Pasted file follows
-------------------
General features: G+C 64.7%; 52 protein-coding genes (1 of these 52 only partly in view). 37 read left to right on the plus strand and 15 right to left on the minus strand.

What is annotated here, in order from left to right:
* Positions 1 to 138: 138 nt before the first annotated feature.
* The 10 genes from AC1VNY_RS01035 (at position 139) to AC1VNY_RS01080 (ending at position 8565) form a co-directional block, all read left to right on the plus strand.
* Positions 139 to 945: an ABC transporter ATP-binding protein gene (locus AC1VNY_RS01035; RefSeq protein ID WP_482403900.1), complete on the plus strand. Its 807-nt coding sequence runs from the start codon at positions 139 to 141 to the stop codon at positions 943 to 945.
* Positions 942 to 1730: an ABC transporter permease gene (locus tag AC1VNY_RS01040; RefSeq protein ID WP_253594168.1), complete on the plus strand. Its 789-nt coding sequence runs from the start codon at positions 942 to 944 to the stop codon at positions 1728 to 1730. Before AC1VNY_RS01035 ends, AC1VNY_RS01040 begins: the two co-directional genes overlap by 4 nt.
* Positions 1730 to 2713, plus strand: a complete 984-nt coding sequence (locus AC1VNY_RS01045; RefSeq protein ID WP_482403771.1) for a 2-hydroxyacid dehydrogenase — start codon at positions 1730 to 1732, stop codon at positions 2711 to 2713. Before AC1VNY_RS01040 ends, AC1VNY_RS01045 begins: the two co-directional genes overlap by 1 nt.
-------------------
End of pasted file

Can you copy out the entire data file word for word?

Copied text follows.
General features: G+C 64.7%; 52 protein-coding genes (1 of these 52 only partly in view). 37 read left to right on the plus strand and 15 right to left on the minus strand.

What is annotated here, in order from left to right:
* Positions 1 to 138: 138 nt before the first annotated feature.
* The 10 genes from AC1VNY_RS01035 (at position 139) to AC1VNY_RS01080 (ending at position 8565) form a co-directional block, all read left to right on the plus strand.
* Positions 139 to 945: an ABC transporter ATP-binding protein gene (locus AC1VNY_RS01035; RefSeq protein ID WP_482403900.1), complete on the plus strand. Its 807-nt coding sequence runs from the start codon at positions 139 to 141 to the stop codon at positions 943 to 945.
* Positions 942 to 1730: an ABC transporter permease gene (locus tag AC1VNY_RS01040; RefSeq protein ID WP_253594168.1), complete on the plus strand. Its 789-nt coding sequence runs from the start codon at positions 942 to 944 to the stop codon at positions 1728 to 1730. Before AC1VNY_RS01035 ends, AC1VNY_RS01040 begins: the two co-directional genes overlap by 4 nt.
* Positions 1730 to 2713, plus strand: a complete 984-nt coding sequence (locus AC1VNY_RS01045; RefSeq protein ID WP_482403771.1) for a 2-hydroxyacid dehydrogenase — start codon at positions 1730 to 1732, stop codon at positions 2711 to 2713. Before AC1VNY_RS01040 ends, AC1VNY_RS01045 begins: the two co-directional genes overlap by 1 nt.